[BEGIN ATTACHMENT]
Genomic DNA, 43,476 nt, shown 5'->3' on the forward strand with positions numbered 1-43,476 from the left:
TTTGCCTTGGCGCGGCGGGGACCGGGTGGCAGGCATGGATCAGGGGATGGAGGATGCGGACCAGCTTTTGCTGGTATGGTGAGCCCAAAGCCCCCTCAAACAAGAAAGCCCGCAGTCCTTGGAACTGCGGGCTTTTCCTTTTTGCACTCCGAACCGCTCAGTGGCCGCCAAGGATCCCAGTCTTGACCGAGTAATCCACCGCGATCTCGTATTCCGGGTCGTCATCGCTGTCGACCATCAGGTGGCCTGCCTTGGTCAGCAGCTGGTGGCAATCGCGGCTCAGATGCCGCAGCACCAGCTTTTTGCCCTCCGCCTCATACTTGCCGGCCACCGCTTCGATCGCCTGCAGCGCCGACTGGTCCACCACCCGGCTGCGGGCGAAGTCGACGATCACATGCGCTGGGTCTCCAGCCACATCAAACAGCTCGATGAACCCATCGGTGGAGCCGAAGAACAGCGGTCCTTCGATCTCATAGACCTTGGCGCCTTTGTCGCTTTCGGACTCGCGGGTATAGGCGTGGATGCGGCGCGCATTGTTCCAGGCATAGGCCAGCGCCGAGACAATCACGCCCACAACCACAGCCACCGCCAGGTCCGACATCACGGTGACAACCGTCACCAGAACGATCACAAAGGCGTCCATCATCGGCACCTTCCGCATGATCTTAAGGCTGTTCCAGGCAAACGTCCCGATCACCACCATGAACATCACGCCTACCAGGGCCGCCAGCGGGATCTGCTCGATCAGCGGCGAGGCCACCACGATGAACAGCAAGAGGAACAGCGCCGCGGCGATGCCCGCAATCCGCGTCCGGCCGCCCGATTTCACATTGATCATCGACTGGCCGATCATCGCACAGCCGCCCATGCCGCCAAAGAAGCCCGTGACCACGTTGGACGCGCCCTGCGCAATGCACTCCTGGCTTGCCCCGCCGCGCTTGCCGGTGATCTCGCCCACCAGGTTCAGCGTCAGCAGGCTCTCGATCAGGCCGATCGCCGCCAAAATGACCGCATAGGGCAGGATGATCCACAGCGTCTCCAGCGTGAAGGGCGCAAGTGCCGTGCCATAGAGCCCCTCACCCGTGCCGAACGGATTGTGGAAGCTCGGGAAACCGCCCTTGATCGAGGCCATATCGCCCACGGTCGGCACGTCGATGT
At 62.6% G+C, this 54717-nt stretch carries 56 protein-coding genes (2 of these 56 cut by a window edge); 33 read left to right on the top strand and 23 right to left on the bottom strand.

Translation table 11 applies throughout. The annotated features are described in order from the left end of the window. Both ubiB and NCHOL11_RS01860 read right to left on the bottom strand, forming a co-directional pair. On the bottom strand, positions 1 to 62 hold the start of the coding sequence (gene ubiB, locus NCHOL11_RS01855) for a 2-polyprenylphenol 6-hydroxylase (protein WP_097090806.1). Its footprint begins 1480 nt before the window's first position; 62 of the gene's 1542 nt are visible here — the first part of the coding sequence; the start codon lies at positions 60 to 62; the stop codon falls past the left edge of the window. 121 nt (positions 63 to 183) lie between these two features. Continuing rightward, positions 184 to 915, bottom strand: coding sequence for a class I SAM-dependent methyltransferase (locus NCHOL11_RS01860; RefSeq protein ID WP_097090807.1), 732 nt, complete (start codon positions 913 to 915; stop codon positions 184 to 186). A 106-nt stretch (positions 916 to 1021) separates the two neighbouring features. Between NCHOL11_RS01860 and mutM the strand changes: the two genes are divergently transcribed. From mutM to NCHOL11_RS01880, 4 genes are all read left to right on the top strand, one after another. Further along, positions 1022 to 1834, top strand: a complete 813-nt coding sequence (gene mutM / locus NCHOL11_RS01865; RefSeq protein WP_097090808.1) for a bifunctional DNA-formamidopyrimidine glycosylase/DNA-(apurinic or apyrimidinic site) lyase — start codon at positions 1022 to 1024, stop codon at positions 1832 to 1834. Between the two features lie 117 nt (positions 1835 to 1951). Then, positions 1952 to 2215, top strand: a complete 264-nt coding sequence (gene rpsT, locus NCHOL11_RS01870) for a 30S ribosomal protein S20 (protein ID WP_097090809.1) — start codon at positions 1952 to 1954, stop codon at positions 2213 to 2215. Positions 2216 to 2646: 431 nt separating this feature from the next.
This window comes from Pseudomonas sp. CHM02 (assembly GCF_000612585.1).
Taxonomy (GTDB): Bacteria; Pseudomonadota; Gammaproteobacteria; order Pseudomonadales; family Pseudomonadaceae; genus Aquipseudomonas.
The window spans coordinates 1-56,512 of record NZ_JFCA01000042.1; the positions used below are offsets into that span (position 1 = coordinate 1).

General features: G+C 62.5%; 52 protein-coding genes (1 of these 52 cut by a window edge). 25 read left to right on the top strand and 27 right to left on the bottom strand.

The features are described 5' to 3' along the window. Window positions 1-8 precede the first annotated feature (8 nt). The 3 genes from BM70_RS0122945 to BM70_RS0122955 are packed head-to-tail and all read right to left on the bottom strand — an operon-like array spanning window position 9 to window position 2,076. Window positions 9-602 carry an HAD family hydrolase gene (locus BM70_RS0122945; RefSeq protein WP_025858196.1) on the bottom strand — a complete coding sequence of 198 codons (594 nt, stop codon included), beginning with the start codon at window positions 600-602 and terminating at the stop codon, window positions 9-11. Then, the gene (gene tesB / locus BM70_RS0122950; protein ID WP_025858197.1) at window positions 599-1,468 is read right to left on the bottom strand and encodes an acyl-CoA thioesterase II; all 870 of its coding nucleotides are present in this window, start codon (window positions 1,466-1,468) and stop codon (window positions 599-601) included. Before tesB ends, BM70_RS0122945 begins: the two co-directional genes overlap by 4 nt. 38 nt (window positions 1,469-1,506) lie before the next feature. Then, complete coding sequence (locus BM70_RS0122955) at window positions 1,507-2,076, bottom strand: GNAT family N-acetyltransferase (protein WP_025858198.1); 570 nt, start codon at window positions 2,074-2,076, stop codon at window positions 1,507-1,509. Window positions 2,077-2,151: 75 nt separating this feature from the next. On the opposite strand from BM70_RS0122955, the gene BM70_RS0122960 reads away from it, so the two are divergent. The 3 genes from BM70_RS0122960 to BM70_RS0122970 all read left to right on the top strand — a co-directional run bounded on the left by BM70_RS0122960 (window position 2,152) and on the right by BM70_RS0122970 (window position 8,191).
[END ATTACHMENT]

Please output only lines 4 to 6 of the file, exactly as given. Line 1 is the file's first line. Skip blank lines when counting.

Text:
Translation table 11 applies throughout. The annotated features are described in order from the left end of the window. Both ubiB and NCHOL11_RS01860 read right to left on the bottom strand, forming a co-directional pair. On the bottom strand, positions 1 to 62 hold the start of the coding sequence (gene ubiB, locus NCHOL11_RS01855) for a 2-polyprenylphenol 6-hydroxylase (protein WP_097090806.1). Its footprint begins 1480 nt before the window's first position; 62 of the gene's 1542 nt are visible here — the first part of the coding sequence; the start codon lies at positions 60 to 62; the stop codon falls past the left edge of the window. 121 nt (positions 63 to 183) lie between these two features. Continuing rightward, positions 184 to 915, bottom strand: coding sequence for a class I SAM-dependent methyltransferase (locus NCHOL11_RS01860; RefSeq protein ID WP_097090807.1), 732 nt, complete (start codon positions 913 to 915; stop codon positions 184 to 186). A 106-nt stretch (positions 916 to 1021) separates the two neighbouring features. Between NCHOL11_RS01860 and mutM the strand changes: the two genes are divergently transcribed. From mutM to NCHOL11_RS01880, 4 genes are all read left to right on the top strand, one after another. Further along, positions 1022 to 1834, top strand: a complete 813-nt coding sequence (gene mutM / locus NCHOL11_RS01865; RefSeq protein WP_097090808.1) for a bifunctional DNA-formamidopyrimidine glycosylase/DNA-(apurinic or apyrimidinic site) lyase — start codon at positions 1022 to 1024, stop codon at positions 1832 to 1834. Between the two features lie 117 nt (positions 1835 to 1951). Then, positions 1952 to 2215, top strand: a complete 264-nt coding sequence (gene rpsT, locus NCHOL11_RS01870) for a 30S ribosomal protein S20 (protein ID WP_097090809.1) — start codon at positions 1952 to 1954, stop codon at positions 2213 to 2215. Positions 2216 to 2646: 431 nt separating this feature from the next.
This window comes from Pseudomonas sp. CHM02 (assembly GCF_000612585.1).
Taxonomy (GTDB): Bacteria; Pseudomonadota; Gammaproteobacteria; order Pseudomonadales; family Pseudomonadaceae; genus Aquipseudomonas.